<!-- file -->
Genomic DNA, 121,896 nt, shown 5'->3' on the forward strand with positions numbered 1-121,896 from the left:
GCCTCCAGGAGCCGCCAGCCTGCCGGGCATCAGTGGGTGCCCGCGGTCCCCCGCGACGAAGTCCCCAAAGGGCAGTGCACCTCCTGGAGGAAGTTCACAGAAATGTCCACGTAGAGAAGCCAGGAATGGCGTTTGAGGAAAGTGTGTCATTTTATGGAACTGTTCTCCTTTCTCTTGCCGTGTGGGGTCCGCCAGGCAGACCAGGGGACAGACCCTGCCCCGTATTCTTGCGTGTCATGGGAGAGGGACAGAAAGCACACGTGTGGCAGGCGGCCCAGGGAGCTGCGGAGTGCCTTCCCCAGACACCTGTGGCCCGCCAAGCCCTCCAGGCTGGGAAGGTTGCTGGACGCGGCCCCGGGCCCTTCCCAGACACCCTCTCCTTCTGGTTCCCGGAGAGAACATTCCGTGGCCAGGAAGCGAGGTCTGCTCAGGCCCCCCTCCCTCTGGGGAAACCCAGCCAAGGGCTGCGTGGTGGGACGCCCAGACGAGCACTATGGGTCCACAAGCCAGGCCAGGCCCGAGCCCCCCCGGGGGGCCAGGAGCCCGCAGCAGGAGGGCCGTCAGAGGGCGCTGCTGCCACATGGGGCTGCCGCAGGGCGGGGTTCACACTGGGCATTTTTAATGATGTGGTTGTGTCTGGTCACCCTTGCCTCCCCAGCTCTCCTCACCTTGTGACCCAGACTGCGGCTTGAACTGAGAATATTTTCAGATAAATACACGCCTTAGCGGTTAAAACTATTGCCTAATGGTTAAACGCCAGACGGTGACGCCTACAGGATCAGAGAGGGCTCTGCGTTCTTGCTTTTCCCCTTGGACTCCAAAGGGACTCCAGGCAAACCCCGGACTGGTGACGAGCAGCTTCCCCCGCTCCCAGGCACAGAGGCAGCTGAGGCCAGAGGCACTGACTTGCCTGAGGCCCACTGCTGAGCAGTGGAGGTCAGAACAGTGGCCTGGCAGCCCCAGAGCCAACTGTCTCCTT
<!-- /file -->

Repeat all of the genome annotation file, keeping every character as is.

Genomic DNA, 121,896 nt, shown 5'->3' on the forward strand with positions numbered 1-121,896 from the left:
GCCTCCAGGAGCCGCCAGCCTGCCGGGCATCAGTGGGTGCCCGCGGTCCCCCGCGACGAAGTCCCCAAAGGGCAGTGCACCTCCTGGAGGAAGTTCACAGAAATGTCCACGTAGAGAAGCCAGGAATGGCGTTTGAGGAAAGTGTGTCATTTTATGGAACTGTTCTCCTTTCTCTTGCCGTGTGGGGTCCGCCAGGCAGACCAGGGGACAGACCCTGCCCCGTATTCTTGCGTGTCATGGGAGAGGGACAGAAAGCACACGTGTGGCAGGCGGCCCAGGGAGCTGCGGAGTGCCTTCCCCAGACACCTGTGGCCCGCCAAGCCCTCCAGGCTGGGAAGGTTGCTGGACGCGGCCCCGGGCCCTTCCCAGACACCCTCTCCTTCTGGTTCCCGGAGAGAACATTCCGTGGCCAGGAAGCGAGGTCTGCTCAGGCCCCCCTCCCTCTGGGGAAACCCAGCCAAGGGCTGCGTGGTGGGACGCCCAGACGAGCACTATGGGTCCACAAGCCAGGCCAGGCCCGAGCCCCCCCGGGGGGCCAGGAGCCCGCAGCAGGAGGGCCGTCAGAGGGCGCTGCTGCCACATGGGGCTGCCGCAGGGCGGGGTTCACACTGGGCATTTTTAATGATGTGGTTGTGTCTGGTCACCCTTGCCTCCCCAGCTCTCCTCACCTTGTGACCCAGACTGCGGCTTGAACTGAGAATATTTTCAGATAAATACACGCCTTAGCGGTTAAAACTATTGCCTAATGGTTAAACGCCAGACGGTGACGCCTACAGGATCAGAGAGGGCTCTGCGTTCTTGCTTTTCCCCTTGGACTCCAAAGGGACTCCAGGCAAACCCCGGACTGGTGACGAGCAGCTTCCCCCGCTCCCAGGCACAGAGGCAGCTGAGGCCAGAGGCACTGACTTGCCTGAGGCCCACTGCTGAGCAGTGGAGGTCAGAACAGTGGCCTGGCAGCCCCAGAGCCAACTGTCTCCTT